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Published: May 6, 2013

 
 

The Gorilla of Agile Business Innovation

S+B: Part of the answer seems to be connecting your best scientists directly to customers as they confront their challenges. That must be a very complex thing to manage.
MORSE:
Yes and no. Trust has to be built at the very beginning of the process, and that’s why we need to start with relationships at the highest levels, up to and including the CEO. There also has to be an understanding that we are there for mutual success.

Historically, businesses such as Corning tended to be very conservative about these types of relationships because it felt like we were giving away our technology. And conversely, customers have said, “I’m not willing to tell you what I need because you can use that information to sell to my competitors as well.”

S+B: How do you balance agility and speed with the discipline and rigor that research demands?
MORSE:
That’s a good question. I wouldn’t say we’re stopping our existing innovation process, but we’re distinguishing those cases where it is important to move quickly, and we’re taking more risks with them.

For example, with Gorilla Glass, we promised we would deliver a product in what was basically an emergency situation. Steve Jobs and Apple had announced a date for the iPhone launch. To make a running change to a new material with a new supplier was big. Jobs requested the deal in a one-on-one meeting with our CEO, Wendell Weeks.

Another example is our glass substrates for liquid crystal displays—our biggest business today. Working with the RCA Sarnoff labs, we established the ability to create liquid crystal displays, starting back in the 1980s, for watches. Then came desktop displays, which were relatively static pictures. In the 1990s, people said the technology would never work for television because the image refresh function was too slow and the colors weren’t defined enough. But by a decade later, in the mid-2000s, LCD TV had grown to be a huge business. It completely displaced conventional TV display technology, the cathode ray tube.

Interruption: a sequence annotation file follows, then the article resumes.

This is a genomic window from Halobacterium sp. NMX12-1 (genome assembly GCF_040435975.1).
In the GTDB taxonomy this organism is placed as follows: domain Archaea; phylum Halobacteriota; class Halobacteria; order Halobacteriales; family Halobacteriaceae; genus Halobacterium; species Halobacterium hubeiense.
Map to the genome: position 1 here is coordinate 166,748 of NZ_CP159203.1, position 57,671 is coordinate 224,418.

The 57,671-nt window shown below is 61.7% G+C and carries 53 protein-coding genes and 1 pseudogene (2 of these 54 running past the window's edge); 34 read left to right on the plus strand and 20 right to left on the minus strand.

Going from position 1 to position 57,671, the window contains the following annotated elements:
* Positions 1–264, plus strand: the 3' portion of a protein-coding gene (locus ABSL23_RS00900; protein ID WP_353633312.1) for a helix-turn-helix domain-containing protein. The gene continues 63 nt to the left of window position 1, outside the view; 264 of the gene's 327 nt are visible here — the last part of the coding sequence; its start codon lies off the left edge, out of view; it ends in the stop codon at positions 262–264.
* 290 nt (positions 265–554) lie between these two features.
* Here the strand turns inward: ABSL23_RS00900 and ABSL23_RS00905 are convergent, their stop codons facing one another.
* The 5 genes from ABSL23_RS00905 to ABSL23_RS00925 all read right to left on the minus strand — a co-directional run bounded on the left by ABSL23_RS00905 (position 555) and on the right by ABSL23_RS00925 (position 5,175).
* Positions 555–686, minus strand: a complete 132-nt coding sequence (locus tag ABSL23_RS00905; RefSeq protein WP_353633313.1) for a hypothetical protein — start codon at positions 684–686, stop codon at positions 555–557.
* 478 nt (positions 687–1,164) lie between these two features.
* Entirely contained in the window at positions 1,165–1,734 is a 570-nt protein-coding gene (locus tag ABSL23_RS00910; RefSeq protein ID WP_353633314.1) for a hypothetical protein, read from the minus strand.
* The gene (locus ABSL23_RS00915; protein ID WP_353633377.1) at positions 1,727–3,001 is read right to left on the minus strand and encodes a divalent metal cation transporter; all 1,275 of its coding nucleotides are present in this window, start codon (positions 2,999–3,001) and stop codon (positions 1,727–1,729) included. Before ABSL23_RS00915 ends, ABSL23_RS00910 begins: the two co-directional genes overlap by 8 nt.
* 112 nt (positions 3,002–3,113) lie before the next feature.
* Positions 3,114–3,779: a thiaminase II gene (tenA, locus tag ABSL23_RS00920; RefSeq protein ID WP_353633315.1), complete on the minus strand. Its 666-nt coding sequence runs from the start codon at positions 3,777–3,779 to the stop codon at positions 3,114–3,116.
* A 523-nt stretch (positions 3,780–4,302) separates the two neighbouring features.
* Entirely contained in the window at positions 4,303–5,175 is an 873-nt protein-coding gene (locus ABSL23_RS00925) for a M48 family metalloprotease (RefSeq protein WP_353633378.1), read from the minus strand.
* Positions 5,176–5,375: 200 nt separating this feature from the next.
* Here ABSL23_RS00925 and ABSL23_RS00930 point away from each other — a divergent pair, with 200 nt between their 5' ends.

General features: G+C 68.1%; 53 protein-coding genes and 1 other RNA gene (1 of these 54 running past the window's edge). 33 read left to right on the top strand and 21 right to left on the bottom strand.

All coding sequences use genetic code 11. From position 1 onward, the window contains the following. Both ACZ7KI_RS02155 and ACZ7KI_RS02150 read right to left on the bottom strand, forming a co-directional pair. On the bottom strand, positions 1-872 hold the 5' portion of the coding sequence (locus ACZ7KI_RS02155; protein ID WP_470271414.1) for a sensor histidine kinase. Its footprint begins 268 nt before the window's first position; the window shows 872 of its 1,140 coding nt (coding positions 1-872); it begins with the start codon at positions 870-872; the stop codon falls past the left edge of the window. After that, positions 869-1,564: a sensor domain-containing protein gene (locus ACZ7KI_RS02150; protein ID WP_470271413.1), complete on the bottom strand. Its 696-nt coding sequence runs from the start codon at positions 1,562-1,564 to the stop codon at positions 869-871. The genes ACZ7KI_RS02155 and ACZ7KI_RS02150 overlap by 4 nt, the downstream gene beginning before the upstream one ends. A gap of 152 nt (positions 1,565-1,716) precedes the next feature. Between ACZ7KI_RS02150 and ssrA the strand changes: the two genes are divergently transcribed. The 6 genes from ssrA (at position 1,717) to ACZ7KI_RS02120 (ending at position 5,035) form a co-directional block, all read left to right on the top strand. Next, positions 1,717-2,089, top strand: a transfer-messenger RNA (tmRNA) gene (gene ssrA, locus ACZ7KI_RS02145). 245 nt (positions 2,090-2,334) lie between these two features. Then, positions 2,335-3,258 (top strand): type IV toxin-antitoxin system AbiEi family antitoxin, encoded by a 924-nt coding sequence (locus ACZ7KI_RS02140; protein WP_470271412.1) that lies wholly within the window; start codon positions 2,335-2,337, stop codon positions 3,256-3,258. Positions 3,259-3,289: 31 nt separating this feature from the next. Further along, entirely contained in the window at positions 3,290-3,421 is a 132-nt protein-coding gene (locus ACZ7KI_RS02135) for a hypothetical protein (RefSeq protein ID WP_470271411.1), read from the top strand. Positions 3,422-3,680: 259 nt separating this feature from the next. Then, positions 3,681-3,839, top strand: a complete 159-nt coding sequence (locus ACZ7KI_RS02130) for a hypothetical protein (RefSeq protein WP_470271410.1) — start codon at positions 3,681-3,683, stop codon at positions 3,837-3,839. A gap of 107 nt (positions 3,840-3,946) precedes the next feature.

To keep up with these developments, we have to invest in long-term RD&E. We’re not alone in this. If you look at the companies in the United States that are strong—the Intels and the Qualcomms—they all invest heavily in RD&E. This involves some risk. There isn’t any short-term financial market that encourages Corning to make the investment that it does. It takes sheer force of will and a belief by our board of directors and our management group that we are first and foremost a technology company. One hundred percent of what we make is a result of research we’ve done. Wendell frequently tells management groups that we’ve been here for 160 years and we’re going to be here for another 160 years. It sounds like a throwaway line, but he is not kidding. It takes decades of steadfast commitment to create life-changing inventions.

S+B: Have international competitive pressures been a factor?
MORSE:
I think so. When we started the first cathode ray tube joint venture with Samsung, Corning had less than $1 billion a year in sales. Samsung was smaller than we were. Think about it. When Samsung, LG, and other Asian companies can turn themselves quickly into companies on the order of $100 billion a year in revenues, it’s important for us to be able to innovate along with them. They all have the time, money, and people to buy the best technologies. Someone has to invent those technologies and develop their applications. If we don’t do it, somebody else will. We have to be agile to keep up. A lot of U.S. companies are even more intense in the demands they make.

 
 
 
 
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